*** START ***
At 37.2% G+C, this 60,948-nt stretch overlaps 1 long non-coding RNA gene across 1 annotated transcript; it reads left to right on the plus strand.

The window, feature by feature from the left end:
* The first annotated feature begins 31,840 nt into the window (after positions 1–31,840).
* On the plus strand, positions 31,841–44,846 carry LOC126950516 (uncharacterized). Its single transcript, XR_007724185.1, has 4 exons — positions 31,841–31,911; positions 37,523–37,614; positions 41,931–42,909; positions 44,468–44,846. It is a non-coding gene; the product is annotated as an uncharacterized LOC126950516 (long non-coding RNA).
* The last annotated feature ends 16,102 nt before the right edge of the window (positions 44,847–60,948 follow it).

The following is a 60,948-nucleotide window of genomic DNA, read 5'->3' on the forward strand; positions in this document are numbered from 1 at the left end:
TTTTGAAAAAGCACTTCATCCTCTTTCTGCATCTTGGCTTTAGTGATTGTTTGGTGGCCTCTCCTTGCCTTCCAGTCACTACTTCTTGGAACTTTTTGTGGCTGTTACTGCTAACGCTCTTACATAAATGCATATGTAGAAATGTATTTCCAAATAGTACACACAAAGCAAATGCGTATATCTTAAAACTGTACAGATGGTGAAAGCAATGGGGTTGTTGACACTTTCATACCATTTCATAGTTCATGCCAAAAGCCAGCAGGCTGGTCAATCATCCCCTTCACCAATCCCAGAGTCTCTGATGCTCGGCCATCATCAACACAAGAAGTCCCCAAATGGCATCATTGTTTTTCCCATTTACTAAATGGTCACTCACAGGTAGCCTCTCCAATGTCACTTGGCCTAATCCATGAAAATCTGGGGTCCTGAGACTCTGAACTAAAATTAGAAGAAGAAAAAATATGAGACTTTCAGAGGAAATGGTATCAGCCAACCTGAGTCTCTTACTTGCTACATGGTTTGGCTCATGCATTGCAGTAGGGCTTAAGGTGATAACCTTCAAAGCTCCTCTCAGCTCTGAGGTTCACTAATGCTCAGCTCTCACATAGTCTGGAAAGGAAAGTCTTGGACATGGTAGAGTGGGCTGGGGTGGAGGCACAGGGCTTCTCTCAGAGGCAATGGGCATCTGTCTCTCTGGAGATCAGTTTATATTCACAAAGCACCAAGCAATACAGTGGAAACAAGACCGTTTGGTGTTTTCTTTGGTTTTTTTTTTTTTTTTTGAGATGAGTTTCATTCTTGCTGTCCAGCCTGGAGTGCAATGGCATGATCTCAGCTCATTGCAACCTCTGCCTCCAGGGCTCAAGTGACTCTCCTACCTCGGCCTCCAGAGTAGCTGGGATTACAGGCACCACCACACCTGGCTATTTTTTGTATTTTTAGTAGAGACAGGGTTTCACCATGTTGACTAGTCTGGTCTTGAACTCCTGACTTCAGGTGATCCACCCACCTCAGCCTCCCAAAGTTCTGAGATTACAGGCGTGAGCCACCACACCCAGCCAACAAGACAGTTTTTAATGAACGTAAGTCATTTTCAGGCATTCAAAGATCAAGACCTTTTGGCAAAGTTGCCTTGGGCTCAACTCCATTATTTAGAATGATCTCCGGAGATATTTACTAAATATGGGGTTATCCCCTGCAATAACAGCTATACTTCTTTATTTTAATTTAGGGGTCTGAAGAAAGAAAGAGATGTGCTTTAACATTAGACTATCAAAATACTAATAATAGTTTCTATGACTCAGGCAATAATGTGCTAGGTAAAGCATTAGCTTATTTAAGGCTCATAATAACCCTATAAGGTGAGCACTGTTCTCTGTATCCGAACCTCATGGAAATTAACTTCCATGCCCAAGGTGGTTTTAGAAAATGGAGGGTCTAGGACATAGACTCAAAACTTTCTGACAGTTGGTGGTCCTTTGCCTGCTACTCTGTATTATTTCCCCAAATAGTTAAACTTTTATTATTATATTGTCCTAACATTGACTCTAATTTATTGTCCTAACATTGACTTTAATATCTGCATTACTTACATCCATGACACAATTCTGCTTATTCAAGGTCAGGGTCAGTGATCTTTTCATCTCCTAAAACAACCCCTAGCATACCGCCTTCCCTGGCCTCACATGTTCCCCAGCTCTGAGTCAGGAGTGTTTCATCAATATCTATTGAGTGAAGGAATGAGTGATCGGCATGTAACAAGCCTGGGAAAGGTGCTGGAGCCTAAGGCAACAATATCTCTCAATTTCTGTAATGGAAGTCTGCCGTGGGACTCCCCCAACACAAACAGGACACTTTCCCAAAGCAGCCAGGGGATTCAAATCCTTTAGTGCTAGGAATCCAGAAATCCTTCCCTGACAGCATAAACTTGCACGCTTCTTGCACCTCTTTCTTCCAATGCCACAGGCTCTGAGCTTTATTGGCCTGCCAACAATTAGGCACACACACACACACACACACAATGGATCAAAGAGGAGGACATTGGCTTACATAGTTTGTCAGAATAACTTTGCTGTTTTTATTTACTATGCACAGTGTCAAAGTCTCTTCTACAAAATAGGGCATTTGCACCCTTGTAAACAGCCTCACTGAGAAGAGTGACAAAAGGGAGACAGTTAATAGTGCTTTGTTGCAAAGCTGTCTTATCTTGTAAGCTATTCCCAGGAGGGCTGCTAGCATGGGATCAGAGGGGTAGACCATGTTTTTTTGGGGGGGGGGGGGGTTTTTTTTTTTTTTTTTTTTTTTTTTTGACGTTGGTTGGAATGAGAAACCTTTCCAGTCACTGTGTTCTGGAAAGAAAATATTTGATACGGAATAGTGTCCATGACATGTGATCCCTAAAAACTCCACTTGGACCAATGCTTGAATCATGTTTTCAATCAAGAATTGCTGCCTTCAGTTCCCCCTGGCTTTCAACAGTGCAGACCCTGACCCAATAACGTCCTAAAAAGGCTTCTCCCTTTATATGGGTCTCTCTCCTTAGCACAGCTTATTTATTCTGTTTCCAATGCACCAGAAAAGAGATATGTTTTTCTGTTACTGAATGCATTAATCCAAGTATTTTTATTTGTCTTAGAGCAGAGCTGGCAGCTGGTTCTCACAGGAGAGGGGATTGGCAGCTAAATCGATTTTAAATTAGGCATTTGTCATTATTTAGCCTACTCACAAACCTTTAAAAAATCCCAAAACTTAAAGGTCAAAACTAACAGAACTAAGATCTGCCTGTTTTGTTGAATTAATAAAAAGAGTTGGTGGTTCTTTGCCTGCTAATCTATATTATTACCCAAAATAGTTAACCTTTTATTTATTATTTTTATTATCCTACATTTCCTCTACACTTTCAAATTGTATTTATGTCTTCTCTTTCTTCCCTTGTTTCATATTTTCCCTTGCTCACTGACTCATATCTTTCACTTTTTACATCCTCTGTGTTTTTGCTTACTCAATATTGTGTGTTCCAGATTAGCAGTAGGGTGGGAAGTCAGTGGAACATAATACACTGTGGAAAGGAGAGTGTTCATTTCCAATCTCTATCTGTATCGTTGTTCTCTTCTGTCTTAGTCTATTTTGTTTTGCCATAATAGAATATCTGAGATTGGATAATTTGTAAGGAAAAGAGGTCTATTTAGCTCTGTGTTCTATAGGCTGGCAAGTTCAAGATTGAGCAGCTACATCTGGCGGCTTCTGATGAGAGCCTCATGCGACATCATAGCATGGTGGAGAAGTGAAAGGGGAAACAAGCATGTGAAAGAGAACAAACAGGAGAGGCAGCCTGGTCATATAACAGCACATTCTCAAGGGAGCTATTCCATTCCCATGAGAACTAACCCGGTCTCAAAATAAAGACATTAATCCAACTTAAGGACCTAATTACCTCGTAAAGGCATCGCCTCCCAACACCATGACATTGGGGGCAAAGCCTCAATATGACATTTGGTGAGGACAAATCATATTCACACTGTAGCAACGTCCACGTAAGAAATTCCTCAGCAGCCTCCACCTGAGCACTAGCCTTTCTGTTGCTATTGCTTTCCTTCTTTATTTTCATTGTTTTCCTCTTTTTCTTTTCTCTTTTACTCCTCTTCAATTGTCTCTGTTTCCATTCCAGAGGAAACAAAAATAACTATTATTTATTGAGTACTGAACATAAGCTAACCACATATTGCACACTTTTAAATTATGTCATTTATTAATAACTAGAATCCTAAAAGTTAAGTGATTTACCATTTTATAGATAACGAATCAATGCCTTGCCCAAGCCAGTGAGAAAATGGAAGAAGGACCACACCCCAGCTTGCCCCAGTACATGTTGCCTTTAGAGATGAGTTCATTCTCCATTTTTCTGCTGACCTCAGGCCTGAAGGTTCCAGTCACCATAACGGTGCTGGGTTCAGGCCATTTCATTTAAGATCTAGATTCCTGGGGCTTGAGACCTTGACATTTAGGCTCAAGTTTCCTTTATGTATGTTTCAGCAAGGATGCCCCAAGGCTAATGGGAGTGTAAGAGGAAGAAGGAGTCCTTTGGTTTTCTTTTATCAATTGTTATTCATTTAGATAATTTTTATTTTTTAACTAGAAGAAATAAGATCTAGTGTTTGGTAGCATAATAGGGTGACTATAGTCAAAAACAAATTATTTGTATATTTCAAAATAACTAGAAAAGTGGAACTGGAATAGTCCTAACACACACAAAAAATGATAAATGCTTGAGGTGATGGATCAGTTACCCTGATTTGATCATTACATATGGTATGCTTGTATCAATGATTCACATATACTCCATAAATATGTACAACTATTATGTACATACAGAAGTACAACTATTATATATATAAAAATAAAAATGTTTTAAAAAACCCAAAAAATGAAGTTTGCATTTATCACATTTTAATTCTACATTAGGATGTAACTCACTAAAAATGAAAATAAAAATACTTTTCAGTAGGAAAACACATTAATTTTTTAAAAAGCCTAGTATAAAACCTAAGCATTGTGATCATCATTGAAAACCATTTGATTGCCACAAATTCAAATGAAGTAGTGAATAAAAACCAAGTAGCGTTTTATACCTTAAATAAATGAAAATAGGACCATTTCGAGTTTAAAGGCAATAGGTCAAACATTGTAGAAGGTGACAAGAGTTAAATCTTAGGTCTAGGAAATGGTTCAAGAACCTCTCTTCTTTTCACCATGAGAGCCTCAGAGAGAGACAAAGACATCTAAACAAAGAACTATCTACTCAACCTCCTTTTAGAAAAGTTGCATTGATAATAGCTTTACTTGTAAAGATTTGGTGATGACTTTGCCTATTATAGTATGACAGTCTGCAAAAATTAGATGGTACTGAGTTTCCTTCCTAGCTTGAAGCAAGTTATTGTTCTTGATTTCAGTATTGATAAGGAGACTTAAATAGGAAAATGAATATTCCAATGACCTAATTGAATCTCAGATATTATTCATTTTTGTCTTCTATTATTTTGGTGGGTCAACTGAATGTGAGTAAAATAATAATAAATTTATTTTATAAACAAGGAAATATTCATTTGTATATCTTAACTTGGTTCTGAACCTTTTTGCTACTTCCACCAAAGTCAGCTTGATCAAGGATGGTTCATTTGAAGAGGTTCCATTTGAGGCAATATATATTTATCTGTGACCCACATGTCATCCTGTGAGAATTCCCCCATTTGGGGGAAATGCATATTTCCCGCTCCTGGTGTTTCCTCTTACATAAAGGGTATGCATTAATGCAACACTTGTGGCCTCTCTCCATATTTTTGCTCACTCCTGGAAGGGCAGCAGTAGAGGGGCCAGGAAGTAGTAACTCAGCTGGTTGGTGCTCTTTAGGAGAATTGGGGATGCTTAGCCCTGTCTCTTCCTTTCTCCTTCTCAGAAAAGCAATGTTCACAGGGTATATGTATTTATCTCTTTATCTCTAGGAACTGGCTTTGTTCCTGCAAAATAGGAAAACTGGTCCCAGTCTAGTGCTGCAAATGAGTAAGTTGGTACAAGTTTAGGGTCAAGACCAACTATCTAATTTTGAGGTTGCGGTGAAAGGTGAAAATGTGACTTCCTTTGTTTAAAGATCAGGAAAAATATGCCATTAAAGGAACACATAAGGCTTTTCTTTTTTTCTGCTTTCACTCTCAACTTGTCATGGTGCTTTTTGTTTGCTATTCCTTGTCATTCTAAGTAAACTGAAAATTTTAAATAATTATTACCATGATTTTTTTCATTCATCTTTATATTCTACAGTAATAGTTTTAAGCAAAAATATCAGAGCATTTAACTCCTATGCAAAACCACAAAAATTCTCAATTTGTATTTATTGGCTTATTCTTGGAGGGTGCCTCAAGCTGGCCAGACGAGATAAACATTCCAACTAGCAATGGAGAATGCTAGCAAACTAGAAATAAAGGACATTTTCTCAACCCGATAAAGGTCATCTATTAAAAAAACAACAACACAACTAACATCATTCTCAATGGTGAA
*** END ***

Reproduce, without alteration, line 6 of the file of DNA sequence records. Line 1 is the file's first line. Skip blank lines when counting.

The following is a 60,948-nucleotide window of genomic DNA, read 5'->3' on the forward strand; positions in this document are numbered from 1 at the left end: